Still, it would throw me off even more that hiring managers would be interested in SAT or ACT scores. When I was in high school - Go Falcons - my ACT score wasn't that good so I wouldn't be entirely happy if I go for a job, get interviewed, and then my scores were requested. Even if it had been a decade out of high school, even if I had already gotten my degree, and even if I should've established a decent work record.
All the same, this aspect of this Wall Street Journal article concerns me:
Putting too much stock in standardized tests can put minority candidates at a disadvantage. In 2013, SAT test-takers in the "Black or African-American" category scored an average 431 on the exam's critical reading section, 429 on math and 418 on writing. White test-takers, meanwhile, scored nearly 100 points higher on average in every section. There is a racial divide for ACT score reports as well.In any case, that article explores all aspects of this practice. Even notes companies that stopped this practice. Unfortunately this "fad" may not go away any time soon, however, it's good to know it's being evaluated and some just choose to go another direction.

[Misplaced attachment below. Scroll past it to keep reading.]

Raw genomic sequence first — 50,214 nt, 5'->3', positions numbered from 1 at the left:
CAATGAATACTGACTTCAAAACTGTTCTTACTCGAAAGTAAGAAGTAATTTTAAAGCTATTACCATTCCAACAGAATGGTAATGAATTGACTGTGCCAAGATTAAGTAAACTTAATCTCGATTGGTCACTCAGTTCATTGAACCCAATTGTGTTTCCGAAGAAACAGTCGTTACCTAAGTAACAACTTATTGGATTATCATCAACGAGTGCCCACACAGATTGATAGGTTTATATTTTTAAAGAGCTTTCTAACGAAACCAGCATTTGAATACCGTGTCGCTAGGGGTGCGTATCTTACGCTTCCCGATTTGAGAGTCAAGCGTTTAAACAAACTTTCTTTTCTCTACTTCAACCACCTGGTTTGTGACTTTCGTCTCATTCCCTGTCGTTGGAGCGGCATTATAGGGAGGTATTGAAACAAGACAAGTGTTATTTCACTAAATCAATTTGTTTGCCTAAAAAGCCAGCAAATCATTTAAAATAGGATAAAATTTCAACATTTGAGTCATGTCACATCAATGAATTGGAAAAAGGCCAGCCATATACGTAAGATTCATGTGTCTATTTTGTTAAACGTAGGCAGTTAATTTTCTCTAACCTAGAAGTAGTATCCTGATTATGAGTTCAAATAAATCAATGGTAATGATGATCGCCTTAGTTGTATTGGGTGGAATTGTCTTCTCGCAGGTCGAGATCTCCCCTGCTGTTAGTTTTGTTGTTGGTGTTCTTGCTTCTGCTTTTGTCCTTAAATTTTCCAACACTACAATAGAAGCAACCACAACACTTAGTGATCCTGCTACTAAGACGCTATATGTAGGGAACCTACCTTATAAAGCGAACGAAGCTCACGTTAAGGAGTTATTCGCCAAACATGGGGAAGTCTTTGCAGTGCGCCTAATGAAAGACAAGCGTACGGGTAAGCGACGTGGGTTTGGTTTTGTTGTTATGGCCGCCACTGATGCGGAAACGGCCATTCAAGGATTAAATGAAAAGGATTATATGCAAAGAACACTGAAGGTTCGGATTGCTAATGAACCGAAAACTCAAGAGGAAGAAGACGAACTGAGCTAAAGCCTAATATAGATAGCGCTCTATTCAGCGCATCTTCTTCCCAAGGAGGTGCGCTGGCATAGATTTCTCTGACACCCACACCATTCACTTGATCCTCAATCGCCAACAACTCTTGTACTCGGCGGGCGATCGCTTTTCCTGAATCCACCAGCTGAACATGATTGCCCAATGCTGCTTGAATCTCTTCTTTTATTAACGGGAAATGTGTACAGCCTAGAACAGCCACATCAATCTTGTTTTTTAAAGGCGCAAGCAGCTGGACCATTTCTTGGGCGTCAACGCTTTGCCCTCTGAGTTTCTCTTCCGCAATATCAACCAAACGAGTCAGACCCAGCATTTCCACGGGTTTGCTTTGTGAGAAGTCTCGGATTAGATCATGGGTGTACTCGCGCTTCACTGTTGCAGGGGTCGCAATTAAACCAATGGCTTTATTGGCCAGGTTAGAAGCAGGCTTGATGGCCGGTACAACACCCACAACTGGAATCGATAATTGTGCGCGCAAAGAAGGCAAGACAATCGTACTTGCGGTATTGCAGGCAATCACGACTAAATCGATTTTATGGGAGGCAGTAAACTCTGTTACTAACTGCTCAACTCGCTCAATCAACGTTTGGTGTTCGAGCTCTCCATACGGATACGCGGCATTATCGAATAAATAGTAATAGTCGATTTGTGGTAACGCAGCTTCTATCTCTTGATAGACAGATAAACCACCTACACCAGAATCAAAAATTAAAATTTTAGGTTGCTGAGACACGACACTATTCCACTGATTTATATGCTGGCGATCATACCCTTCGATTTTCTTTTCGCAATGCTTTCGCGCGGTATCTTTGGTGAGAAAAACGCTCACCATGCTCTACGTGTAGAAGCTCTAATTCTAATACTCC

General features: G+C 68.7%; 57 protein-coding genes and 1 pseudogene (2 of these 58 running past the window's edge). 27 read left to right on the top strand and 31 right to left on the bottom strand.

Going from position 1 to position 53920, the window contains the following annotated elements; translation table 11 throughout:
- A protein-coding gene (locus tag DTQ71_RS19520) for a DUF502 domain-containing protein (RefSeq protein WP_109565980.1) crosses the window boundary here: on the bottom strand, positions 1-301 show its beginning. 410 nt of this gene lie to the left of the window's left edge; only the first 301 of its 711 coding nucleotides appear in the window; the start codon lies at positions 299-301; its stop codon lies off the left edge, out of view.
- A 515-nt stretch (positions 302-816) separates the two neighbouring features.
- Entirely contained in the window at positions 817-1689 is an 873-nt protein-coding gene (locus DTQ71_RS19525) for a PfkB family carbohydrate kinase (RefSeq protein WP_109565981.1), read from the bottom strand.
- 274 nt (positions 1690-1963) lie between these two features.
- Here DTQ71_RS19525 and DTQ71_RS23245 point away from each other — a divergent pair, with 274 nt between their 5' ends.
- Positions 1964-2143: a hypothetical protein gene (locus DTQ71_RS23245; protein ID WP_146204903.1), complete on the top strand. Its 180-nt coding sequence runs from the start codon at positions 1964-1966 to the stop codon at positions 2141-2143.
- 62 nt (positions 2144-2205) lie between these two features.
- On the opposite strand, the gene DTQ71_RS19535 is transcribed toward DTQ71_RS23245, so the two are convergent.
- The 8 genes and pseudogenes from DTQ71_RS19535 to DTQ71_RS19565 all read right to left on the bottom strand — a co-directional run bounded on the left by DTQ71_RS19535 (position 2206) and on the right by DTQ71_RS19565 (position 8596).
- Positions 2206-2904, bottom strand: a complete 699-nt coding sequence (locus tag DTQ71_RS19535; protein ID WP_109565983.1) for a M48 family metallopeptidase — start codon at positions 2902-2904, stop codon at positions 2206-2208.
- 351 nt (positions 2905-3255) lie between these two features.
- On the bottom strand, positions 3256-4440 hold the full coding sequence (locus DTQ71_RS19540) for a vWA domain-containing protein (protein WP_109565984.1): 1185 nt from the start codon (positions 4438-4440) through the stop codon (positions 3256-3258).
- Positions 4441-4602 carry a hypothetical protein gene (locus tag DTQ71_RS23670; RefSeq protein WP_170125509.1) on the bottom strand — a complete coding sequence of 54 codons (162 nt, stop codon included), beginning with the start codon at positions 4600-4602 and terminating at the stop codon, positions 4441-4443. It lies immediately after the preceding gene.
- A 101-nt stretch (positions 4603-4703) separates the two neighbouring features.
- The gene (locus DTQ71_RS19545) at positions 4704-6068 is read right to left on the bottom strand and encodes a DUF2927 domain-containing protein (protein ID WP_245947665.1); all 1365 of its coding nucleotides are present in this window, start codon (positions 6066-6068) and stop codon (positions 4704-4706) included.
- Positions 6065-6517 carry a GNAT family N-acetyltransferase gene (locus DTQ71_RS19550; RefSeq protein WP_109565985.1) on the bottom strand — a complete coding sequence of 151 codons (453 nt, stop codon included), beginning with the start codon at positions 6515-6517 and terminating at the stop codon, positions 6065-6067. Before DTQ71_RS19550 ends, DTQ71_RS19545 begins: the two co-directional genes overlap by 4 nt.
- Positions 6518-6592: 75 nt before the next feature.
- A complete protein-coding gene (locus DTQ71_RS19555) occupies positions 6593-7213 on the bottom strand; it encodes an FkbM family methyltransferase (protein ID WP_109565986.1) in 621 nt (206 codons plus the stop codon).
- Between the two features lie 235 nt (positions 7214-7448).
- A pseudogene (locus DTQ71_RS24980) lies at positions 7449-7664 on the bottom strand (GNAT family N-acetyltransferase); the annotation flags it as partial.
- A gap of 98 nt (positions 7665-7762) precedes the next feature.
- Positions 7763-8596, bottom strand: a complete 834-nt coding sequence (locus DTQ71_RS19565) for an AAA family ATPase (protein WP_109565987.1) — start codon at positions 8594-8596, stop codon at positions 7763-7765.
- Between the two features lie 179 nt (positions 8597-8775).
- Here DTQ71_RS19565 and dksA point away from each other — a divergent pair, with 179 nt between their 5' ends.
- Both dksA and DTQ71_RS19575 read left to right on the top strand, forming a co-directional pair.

It's like many ways that employers seek to screen out candidates. It's often unfair, but it's what they use and especially frustrating in an economy with high unemployment.
As far as "fads" perhaps one day employers won't even bother with these pre-employment assessments anymore in the future. Are those an indicator of future success?
Hat-tip for my new favorite blog - Ask a Manager - where a commenter on her blog pointed readers to that Wall Street Journal article. There was a question about whether or not an applicant for an office manager position should provide old SAT scores.